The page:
In honor of June being Pride Month, we will be writing a four-week blog series on the history and current issues the LGTBQ+ community in America has faced.
In the 1960s, homosexual relationships and behavior were illegal in New York City. People could be arrested for their clothing, holding hands, kissing, or dancing with someone of the same sex (History.com). Because of this, gay bars became a place of refuge for people. They could go to bars or clubs and be open about their sexuality without fear of being arrested. As these gay bars became more popular in New York, the state penalized and shut down many establishments that served alcohol to individuals in the LGBTQ+ community by arguing that serving alcohol to this group was disorderly (History.com). In 1966, this was overturned through the efforts of many activists. However, gay relationships and behavior displayed in public was still illegal. Therefore, the police continued to harass individuals at the bar and club safe havens (History.com).
In the mid-1960s, the Genovese family purchased Stonewall Inn and renovated its space into a gay bar. Stonewall Inn became a typical Mafia-run bar: costs could be cut in anyway the family saw fit because they did not have to go by the state’s regulations (History.com). However, this space quickly became a place where the LGTBQ+ community felt safe and comfortable to live freely. It was very literally a “temporary refuge from the street” (American Experience). Patrons at the bar could dance freely with same-sex partners and feel unafraid. There was even a warning signal set up for when the police were coming. People would see a light turn on in the middle of the ceiling, indicating the police were coming (American Experience). Because of the preparation for the police coming, patrons could still feel safe. Stonewall Inn became an iconic, important peace of New York City for the LGTBQ+ community.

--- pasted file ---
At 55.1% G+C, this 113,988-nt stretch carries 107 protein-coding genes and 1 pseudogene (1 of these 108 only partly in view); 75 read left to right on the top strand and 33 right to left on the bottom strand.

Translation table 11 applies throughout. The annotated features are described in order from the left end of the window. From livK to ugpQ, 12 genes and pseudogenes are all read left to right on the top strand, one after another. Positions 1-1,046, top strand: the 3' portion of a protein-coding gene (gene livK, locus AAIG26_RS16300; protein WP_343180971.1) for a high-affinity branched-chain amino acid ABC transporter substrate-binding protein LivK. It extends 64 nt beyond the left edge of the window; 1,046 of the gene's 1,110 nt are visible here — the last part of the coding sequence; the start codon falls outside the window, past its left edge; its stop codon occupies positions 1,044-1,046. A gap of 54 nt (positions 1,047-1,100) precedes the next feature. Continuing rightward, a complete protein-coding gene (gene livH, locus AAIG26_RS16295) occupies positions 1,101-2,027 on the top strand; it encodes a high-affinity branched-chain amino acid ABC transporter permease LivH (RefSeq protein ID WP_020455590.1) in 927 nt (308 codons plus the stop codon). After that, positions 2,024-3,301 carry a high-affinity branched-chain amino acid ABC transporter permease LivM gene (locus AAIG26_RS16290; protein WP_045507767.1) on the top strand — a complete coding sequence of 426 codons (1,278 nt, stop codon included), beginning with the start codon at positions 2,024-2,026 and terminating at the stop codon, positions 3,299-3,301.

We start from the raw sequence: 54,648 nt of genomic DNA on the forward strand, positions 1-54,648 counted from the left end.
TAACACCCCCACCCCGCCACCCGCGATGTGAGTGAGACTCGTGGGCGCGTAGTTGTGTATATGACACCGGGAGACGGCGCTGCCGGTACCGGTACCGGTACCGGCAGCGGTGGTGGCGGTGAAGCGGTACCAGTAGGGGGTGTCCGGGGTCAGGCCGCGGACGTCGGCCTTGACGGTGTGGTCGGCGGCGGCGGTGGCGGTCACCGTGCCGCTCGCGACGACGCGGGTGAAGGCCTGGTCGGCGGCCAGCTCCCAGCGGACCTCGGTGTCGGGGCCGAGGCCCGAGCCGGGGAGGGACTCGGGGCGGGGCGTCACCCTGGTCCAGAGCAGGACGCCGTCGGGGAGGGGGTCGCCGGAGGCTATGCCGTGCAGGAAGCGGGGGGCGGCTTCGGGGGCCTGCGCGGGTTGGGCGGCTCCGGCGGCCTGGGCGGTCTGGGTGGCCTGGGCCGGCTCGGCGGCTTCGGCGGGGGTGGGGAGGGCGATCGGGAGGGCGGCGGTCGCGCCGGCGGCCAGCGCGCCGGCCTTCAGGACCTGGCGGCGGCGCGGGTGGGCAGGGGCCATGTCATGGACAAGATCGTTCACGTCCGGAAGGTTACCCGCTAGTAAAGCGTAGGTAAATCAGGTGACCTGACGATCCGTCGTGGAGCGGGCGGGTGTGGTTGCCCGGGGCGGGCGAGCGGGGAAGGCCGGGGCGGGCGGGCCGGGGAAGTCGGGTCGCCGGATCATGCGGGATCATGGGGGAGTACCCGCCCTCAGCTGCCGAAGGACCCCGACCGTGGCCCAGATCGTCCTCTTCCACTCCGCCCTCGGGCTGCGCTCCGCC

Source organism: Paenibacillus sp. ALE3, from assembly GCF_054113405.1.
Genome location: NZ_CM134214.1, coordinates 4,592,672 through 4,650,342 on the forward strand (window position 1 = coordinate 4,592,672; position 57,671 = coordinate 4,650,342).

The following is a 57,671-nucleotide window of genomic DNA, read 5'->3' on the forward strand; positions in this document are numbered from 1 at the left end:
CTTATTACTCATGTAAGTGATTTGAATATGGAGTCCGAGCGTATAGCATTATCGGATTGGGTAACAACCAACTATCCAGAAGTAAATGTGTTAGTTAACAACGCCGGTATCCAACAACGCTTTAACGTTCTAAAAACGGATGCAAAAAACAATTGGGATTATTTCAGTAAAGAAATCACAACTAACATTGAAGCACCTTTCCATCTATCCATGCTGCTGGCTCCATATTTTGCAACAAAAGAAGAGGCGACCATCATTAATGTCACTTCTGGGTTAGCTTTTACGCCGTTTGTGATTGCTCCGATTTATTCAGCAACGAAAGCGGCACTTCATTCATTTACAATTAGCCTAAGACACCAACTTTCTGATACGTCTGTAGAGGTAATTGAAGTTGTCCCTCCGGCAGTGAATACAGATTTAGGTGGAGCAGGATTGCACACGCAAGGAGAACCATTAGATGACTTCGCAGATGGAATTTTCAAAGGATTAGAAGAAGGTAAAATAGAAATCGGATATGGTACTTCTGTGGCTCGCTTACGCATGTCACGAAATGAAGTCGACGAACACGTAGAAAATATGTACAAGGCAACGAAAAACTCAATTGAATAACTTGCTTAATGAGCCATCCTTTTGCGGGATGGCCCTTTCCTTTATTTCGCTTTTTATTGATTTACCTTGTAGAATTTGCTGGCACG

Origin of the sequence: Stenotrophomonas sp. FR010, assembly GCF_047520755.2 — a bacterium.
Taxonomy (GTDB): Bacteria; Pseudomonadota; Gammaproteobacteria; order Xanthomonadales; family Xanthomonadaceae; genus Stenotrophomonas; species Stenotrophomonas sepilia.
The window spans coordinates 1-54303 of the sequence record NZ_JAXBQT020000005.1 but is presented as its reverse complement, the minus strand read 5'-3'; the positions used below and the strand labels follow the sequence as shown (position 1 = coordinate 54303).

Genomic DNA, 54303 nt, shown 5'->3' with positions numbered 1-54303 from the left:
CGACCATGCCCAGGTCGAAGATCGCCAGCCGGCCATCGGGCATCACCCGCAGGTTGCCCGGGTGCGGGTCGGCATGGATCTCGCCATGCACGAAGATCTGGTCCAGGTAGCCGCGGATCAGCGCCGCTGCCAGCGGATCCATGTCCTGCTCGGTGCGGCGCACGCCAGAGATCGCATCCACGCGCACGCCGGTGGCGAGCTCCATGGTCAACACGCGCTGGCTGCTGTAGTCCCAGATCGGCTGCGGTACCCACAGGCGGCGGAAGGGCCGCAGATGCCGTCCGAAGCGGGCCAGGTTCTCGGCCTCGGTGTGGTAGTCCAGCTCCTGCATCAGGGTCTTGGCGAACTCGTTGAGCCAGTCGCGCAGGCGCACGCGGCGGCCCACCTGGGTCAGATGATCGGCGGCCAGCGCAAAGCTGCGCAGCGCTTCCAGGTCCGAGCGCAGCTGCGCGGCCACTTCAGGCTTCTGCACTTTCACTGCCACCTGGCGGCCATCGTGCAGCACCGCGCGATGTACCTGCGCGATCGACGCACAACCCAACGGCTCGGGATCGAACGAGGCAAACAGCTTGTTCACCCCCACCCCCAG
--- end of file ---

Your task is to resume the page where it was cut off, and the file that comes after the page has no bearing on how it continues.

On June 28, 1969 everything changed. The police raided Stonewall Inn and the individuals inside were not prepared. Because the police had a warrant, they “entered the club, roughed up patrons, and, finding bootlegged alcohol, arrested 13 people, including employees and people violating the state’s gender-appropriate clothing statute” (History.com). The LGTBQ+ community was fed up with the amount of harassment they were facing from the police. Some of the customers and people in the neighborhood stayed outside the bar, instead of leaving. As the events unfolded over a series of a few days, people were mistreated and injured by the police officers present (History.com). When the riots escalated, the police, a few prisoners, and a news writer barricaded themselves in Stonewall Inn, and the mob tried to set the building on fire with them inside (History.com). The protests continued in the area for five more days, thousands of individuals participated. Ultimately, the events at Stonewall Inn acted as a way of saying "enough is enough!" The community was done pretending that the poor treatment of the LGTBQ+ community was okay.